Punishment promised over piling blunders
The housing chief has pledged that officials found to be negligent for their roles in a piling scandal will be disciplined.
Secretary for Housing, Planning and Lands Michael Suen Ming-yeung gave the assurance as the Legislative Council passed an amended motion urging the government to punish those implicated in the furore.
The scandal surfaced after several Housing Authority buildings in Sha Tin, Tin Shui Wai and Tung Chung were found to have substandard piling.
A Legco inquiry in 2000 held retired housing secretary Dominic Wong Shing-wah, former director of housing Tony Miller and other senior officials responsible.
The Legco report found housing production targets set before the handover were unrealistic, overworking officials. It stopped short of recommending any punishment even though some public housing blocks had to be torn down or fixed, costing an estimated $1 billion.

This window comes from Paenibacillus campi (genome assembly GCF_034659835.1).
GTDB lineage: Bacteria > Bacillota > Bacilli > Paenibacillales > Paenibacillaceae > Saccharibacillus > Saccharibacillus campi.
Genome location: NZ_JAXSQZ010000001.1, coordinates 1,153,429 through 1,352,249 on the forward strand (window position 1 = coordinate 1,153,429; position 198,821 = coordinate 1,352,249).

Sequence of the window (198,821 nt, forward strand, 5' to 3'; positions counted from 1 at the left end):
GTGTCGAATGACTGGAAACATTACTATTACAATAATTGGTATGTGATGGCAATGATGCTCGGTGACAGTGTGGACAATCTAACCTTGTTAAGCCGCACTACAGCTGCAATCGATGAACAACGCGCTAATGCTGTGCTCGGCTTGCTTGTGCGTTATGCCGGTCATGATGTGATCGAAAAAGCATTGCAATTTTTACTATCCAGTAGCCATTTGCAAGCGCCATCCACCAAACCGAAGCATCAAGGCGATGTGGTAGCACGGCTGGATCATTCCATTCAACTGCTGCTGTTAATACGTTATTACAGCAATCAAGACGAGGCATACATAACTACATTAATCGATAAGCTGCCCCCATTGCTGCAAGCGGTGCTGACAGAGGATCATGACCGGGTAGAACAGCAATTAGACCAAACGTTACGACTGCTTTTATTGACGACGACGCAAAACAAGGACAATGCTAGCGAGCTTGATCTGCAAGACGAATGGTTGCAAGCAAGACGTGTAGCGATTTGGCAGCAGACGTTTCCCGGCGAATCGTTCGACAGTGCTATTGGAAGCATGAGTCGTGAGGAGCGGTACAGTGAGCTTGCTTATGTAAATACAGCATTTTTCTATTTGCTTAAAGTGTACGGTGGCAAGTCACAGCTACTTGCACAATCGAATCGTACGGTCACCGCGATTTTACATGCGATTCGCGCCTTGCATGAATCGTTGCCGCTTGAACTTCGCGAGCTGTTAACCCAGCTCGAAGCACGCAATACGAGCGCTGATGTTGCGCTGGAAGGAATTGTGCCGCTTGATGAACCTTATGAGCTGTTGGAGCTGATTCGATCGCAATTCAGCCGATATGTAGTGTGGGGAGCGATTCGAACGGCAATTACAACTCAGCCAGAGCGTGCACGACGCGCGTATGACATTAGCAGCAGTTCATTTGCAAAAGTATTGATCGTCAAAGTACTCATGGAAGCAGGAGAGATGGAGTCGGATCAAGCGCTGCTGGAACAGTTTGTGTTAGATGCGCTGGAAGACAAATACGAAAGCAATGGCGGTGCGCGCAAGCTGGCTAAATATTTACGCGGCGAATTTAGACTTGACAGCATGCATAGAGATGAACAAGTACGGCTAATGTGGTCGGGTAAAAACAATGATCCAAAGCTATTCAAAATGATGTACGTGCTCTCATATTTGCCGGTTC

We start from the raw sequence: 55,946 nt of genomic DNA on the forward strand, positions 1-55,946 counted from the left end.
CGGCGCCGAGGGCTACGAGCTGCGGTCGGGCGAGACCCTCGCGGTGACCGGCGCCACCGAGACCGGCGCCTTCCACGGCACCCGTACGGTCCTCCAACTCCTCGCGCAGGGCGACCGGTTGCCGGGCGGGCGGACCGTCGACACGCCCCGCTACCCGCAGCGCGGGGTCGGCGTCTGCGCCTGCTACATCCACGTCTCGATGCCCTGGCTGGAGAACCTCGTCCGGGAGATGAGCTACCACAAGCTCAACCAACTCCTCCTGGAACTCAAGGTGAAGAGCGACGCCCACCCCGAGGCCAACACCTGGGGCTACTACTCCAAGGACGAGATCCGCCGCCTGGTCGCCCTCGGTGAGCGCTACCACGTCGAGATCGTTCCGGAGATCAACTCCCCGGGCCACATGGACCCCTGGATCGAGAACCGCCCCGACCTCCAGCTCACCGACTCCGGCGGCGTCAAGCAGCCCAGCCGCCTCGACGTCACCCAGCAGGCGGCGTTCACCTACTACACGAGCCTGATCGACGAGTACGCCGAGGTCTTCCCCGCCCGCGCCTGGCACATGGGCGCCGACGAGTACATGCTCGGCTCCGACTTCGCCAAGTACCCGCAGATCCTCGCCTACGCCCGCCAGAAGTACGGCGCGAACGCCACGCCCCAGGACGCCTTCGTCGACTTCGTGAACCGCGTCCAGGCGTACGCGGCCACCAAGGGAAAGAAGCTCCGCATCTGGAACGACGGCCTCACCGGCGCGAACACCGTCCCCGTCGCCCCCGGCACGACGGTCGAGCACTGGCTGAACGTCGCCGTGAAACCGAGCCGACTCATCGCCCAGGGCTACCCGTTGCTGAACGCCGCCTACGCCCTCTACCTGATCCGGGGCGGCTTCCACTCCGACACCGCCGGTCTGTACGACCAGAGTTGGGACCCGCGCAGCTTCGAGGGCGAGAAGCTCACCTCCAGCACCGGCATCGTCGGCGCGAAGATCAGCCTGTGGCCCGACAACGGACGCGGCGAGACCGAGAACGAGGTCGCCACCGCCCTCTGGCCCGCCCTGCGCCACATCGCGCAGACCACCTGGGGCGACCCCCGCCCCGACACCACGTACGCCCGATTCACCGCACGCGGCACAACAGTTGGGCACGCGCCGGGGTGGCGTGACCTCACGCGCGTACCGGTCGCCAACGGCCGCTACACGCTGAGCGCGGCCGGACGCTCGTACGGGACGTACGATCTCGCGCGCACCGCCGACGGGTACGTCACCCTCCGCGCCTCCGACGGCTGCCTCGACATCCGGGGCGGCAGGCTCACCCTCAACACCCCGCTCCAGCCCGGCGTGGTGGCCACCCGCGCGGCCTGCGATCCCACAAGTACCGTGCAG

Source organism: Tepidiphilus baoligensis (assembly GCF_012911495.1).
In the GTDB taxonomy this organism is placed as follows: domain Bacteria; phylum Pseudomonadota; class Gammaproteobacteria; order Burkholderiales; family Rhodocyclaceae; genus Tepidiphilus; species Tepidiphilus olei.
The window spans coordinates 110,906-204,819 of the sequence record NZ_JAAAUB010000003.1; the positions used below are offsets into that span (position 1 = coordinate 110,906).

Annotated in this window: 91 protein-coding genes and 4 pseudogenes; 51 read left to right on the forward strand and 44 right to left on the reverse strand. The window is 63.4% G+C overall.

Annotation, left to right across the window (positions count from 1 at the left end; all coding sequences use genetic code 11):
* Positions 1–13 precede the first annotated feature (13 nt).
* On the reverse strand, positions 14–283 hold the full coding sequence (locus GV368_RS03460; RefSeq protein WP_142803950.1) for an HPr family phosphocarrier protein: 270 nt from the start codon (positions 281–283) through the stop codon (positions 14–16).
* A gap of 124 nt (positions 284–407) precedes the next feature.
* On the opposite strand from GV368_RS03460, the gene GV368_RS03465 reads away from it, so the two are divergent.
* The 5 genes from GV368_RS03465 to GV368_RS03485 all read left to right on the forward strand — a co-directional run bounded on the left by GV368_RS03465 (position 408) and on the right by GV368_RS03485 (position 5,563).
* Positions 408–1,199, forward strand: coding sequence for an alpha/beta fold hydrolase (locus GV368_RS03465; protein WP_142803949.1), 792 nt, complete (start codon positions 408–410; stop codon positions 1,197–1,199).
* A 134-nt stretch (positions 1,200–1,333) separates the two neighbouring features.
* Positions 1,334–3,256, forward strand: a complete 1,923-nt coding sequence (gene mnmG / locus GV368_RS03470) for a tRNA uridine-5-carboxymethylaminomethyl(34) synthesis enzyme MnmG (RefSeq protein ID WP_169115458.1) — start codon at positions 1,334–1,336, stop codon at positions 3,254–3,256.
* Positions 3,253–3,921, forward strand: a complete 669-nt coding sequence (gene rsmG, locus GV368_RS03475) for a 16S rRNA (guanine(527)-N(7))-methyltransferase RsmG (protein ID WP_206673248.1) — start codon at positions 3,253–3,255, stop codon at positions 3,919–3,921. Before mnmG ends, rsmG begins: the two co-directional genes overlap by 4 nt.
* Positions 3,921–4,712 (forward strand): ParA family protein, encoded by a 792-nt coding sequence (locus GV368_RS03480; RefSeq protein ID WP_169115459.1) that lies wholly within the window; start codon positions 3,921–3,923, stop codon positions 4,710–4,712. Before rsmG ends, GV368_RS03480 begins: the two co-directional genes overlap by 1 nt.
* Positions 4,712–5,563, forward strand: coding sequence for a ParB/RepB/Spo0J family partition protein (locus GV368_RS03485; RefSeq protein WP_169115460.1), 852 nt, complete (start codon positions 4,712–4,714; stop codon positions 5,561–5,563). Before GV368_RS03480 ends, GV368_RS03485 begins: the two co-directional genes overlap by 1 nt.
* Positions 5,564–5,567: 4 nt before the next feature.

Mr Suen, speaking at the end of a five-hour, two-day debate, said the Civil Service Bureau had initiated disciplinary action against the officials following an earlier government inquiry.
'I agree that disciplinary action should be taken against staff members who were negligent in their duties,' he said.
Frederick Fung Kin-kee, of the Association for Democracy and People's Livelihood, said Mr Wong and Mr Miller should be censured and punished.
But his proposed amendment to single out the pair for condemnation was rejected by other parties, which said the government should be allowed to decide how civil servants should be disciplined.
Members instead passed an amended motion urging the government to impose appropriate punishment on those held responsible. Describing the scandal as distressing, Mr Suen conceded that confidence in public housing had been compromised. He said a series of improvements had since been made.